Suncor seeks gas supplies for oil sands project

April 11, 2005
To combat rising costs and possible future shortages of natural gas for its oil sands operation, Suncor Energy Inc.

To combat rising costs and possible future shortages of natural gas for its oil sands operation, Suncor Energy Inc., Calgary, is producing its own gas and experimenting with a process to gasify petroleum coke.

“Petroleum coke is a byproduct of the upgrading process, and with gasification technology, it can be turned into synthetic gas that can provide us with both fuel for energy and for electricity, as well as providing us hydrogen to sweeten our sour crudes,” Suncor spokesman Brad Bellows told OGJ. This is existing technology that “is fairly widely used, but not in the oil and gas business,” he said.

“It’s similar technology to clean coal technologies. It’s got some real upside. However, one of the issues that we have to deal with is that while the gasifier frees up a lot of hydrogen, it also frees up carbon dioxide. So we need to find ways, as part of this technology, to capture and sequester CO2,” Bellows said.

As for the potential savings of generating synthetic gas from petroleum coke, Bellows said, “We don’t have firm numbers yet; this is a first step. But with gas prices where they are today, this would be economic. Absent some major [conventional natural gas] discoveries and absent any change that LNG might bring into the market, we think it’s reasonable to expect that gas prices are going to remain at a level where this coke gasification makes sense.”

Natural gas ‘hedge’

Suncor produces 200 MMcfd of conventional natural gas “to provide a financial hedge against the cost of natural gas that we need to purchase to run our oil sands refining operations,” Bellows said. The company also buys 130 MMcfd of gas.

“We want to be sure we’re always producing more than that, so regardless what the price is, we’re hedged.”

The company expects its natural gas demand to grow as its oil sands operations grow. “Whereas expanding oil sands production is all about investing in technology,” said Bellows, “on the natural gas side, it’s hard to have that certainty.” With Canadian gas production apparently in decline, increasing conventional gas production is more of a challenge for Suncor.

The company has built itself into an integrated oil and gas firm on an oil sands foundation of “fairly staggering size.” Suncor boasts that it “started the oil sands industry” in 1967.

“We kicked it off,” Bellows said. “At the time, the initial capital cost for setting up the oil sands plant was $250 million (Can.). That was the biggest private sector investment in Canadian history at the time.”

Since then, he said, the project “has gone from being a great experiment to a fairly proven industry with Suncor, Syncrude, and now Shell getting into it and other companies starting to come to play in our sandbox.”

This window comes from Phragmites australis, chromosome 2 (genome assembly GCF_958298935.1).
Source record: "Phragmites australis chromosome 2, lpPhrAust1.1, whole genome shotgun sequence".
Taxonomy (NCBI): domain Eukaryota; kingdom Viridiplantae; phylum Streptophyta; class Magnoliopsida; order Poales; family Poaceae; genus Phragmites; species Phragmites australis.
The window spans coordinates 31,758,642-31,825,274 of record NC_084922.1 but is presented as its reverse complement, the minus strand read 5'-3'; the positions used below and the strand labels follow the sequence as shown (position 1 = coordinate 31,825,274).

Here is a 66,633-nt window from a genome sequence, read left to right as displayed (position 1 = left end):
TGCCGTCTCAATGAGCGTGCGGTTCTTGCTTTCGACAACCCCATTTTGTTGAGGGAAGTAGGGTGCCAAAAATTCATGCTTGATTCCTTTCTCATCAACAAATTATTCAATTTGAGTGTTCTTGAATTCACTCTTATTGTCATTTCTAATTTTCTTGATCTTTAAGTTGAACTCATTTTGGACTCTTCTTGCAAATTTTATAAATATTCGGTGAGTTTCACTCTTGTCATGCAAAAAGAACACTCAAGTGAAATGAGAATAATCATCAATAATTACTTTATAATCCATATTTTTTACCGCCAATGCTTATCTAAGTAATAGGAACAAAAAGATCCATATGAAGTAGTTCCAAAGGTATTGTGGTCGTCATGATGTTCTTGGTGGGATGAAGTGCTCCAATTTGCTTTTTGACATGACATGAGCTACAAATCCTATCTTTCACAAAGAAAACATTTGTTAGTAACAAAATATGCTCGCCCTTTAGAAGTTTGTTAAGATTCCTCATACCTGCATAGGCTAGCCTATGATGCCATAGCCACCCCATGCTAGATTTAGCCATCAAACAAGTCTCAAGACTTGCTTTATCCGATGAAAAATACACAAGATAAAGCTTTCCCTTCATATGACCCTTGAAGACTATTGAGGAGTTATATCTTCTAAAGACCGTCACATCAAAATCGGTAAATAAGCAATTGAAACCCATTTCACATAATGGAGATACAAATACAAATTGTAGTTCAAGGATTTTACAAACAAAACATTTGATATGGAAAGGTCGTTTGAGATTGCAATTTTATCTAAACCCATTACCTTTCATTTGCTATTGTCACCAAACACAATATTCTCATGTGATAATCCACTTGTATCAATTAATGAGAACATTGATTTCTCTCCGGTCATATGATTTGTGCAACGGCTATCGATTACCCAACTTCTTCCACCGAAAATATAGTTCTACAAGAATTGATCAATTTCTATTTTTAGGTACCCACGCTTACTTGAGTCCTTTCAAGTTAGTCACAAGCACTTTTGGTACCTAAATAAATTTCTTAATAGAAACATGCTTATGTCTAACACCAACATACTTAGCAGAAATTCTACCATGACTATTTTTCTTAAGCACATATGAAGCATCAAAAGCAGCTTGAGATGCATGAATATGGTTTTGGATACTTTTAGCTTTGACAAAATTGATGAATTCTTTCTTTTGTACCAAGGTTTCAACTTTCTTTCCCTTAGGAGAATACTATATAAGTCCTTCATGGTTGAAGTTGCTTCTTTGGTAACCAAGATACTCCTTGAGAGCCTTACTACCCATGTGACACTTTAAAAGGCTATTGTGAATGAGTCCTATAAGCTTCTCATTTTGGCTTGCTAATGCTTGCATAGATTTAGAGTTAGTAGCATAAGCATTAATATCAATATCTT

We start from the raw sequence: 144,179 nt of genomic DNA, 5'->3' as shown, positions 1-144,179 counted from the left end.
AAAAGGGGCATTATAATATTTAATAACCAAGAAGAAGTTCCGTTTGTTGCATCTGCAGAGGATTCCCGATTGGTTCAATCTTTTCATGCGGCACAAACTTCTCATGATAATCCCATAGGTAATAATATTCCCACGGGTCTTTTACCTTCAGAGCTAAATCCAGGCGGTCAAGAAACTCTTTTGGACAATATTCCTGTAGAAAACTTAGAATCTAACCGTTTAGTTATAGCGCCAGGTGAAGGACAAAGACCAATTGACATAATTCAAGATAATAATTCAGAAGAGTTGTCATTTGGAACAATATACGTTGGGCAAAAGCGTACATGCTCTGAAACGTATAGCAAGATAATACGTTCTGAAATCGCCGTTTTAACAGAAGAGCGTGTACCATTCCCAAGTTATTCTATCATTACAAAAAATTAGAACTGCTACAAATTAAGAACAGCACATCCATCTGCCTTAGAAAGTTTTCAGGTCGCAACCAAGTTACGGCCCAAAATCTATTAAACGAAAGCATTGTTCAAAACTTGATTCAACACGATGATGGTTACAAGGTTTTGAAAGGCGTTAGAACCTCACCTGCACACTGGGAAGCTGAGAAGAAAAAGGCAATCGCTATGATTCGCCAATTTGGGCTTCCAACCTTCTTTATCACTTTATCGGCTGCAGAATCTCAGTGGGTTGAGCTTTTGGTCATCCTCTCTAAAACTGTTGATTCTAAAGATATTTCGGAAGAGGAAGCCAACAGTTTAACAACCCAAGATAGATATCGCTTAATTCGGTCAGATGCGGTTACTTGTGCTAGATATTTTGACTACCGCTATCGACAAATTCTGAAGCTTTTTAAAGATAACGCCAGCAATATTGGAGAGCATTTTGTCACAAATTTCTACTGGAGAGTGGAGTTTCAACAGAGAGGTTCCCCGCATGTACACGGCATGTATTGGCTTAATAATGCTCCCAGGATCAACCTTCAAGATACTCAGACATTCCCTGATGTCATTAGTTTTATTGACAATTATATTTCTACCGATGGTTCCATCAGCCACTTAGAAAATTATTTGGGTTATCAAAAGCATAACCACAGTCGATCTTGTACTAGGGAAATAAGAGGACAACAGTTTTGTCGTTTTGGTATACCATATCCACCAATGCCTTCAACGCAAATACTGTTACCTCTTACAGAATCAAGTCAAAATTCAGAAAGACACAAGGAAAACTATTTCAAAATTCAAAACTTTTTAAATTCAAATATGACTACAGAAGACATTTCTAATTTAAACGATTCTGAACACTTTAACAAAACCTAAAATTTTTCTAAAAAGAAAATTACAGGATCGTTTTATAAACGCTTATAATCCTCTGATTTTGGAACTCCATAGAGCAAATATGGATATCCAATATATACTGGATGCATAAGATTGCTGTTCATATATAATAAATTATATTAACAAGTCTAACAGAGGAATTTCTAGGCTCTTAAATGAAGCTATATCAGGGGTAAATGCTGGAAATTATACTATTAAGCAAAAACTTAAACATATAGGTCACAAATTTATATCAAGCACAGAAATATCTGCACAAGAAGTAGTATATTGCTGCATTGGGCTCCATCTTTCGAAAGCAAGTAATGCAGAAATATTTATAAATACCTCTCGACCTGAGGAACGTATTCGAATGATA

Bellows said, “We’ve tripled our oil sands production since becoming publicly traded in 1992. We’re down a little bit right now for maintenance, but we’ve got production capacity of 225,000 b/d and we’ll be going to 260,000 by the end of the year.”

In March, Suncor filed an application for an expansion “that will ultimately see us hitting production of 550,000 b/d in 2012.” It calls for a peak construction workforce of 4,000, “which is somewhere just shy of 10% of the population of the whole town” of nearby Fort McMurray, Alta.

Advantages over shale

Oil sands development has an advantage over oil shale in that the separation of oil “is a physical process,” Bellows said. “It’s really just heavy oil mixed with some sand and water and a little bit of clay silt, whereas with oil shale, the hydrocarbons are locked into the shale at a molecular level. That creates a different set of challenges.” He said standard oil sands extraction is “not a lot different than a laundry machine.”

Suncor’s resource base is estimated at 11 billion bbl of oil on the basis of obtaining 0.8 bbl of oil from each barrel of bitumen through the upgrading process. However, Bellows said, “That’s a mining resources figure.” Proved reserves are actually 1.5 billion bbl, he said. “We’ve got somewhere in the neighborhood of a 50-year production horizon.”

He said, “We’re not constrained by resource availability, but we could be constrained by labor availability and infrastructure. We have a need for skilled workers in a relatively remote location.”

Unlike in the US, the Alberta and Canadian governments have acted more as partners with industry in developing the country’s vast oil sands resource, “in seeing the potential of the industry and trying to set up fiscal regimes that recognized it’s not like the conventional oil and gas industry, that it’s extremely capital-intensive,” said Bellows.

“Our plan is certainly not to rely on high [oil] prices,” he said. “We haven’t relied on high prices in quite a while. When our board of directors approved our last expansion that took us from a capacity of 110,000 b/d up to current capacity of 225,000 b/d, oil prices were just in the low teens back in 1998.”

For long-term planning, Bellows said, “We don’t pick an oil price, but we are looking for a planning parameter to have a minimum 15% return on capital employed” at $28/bbl (US) for West Texas Intermediate.

Next week: the potential and challenges of oil from shale.